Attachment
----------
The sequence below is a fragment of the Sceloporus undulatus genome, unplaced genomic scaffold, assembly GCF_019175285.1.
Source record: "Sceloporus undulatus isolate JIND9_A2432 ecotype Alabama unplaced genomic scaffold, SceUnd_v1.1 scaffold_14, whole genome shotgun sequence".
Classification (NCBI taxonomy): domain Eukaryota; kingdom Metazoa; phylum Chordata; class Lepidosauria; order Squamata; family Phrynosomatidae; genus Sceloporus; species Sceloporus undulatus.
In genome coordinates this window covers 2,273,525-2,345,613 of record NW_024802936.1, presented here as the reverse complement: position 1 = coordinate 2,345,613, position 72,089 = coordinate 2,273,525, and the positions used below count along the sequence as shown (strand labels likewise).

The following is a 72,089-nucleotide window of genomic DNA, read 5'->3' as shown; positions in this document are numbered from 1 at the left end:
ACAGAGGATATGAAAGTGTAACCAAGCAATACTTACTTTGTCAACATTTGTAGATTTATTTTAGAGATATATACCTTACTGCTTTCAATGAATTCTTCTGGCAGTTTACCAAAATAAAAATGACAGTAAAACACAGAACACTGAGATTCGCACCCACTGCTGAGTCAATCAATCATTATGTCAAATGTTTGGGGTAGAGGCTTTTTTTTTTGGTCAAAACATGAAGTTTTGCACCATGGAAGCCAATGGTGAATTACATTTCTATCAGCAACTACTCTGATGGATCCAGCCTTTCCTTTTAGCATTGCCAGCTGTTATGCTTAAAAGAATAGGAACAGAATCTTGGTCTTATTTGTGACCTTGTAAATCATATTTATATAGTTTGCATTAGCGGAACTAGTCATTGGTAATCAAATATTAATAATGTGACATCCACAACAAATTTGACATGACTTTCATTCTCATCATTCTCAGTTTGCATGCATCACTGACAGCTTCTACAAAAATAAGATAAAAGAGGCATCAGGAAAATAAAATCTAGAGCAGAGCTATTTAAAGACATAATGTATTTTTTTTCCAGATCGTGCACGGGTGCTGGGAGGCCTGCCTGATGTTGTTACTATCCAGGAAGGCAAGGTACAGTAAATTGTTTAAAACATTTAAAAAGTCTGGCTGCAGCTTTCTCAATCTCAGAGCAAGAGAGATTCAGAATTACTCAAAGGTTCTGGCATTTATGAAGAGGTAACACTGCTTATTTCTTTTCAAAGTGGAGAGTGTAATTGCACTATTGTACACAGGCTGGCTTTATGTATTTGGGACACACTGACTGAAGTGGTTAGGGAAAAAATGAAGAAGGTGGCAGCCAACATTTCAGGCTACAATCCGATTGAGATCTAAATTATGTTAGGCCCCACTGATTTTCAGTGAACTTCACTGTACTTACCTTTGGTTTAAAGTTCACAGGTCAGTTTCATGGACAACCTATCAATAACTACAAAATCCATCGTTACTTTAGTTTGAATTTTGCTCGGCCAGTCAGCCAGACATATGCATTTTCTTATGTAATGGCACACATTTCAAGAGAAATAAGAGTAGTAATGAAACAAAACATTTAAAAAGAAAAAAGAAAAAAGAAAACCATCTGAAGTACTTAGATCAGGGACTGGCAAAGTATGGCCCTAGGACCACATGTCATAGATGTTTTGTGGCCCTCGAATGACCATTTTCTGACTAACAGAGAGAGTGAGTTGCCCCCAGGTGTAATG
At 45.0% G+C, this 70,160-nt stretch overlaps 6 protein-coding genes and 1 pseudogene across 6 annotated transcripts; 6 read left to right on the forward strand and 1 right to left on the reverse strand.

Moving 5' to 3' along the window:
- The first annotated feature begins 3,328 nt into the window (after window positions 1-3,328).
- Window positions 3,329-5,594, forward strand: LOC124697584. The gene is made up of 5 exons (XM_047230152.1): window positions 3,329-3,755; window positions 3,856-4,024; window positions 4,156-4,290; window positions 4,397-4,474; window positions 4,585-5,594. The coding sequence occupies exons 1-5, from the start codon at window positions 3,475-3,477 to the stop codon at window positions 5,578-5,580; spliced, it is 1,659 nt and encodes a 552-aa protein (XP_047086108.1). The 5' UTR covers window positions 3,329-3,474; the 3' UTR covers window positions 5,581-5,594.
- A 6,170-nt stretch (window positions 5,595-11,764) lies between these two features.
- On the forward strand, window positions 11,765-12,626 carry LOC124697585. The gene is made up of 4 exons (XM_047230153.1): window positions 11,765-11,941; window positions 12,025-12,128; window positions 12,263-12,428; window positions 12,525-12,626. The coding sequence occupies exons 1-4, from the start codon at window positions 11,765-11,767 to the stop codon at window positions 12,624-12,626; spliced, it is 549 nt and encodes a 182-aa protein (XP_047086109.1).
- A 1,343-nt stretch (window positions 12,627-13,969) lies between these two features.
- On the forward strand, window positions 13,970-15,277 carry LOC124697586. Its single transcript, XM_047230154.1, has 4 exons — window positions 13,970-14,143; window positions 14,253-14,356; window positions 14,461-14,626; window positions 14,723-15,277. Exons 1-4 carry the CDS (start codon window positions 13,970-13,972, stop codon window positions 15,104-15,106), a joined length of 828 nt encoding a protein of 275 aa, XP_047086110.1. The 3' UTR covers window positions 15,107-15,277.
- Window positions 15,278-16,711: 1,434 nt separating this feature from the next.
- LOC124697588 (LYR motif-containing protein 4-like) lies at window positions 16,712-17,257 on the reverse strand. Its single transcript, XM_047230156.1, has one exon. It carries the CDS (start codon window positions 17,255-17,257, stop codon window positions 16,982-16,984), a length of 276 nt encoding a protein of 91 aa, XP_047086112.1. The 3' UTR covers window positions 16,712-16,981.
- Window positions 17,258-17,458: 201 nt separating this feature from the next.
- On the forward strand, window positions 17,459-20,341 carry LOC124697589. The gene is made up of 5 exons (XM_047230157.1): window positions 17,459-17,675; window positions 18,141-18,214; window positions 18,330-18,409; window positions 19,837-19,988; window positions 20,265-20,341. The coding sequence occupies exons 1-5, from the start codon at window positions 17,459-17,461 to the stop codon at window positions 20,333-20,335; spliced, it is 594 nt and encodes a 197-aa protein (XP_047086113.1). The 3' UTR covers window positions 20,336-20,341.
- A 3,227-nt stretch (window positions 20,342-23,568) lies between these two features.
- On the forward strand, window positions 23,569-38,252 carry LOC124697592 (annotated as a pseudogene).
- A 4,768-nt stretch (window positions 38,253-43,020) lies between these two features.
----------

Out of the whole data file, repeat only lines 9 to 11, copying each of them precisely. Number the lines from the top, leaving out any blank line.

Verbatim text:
- The first annotated feature begins 3,328 nt into the window (after window positions 1-3,328).
- Window positions 3,329-5,594, forward strand: LOC124697584. The gene is made up of 5 exons (XM_047230152.1): window positions 3,329-3,755; window positions 3,856-4,024; window positions 4,156-4,290; window positions 4,397-4,474; window positions 4,585-5,594. The coding sequence occupies exons 1-5, from the start codon at window positions 3,475-3,477 to the stop codon at window positions 5,578-5,580; spliced, it is 1,659 nt and encodes a 552-aa protein (XP_047086108.1). The 5' UTR covers window positions 3,329-3,474; the 3' UTR covers window positions 5,581-5,594.
- A 6,170-nt stretch (window positions 5,595-11,764) lies between these two features.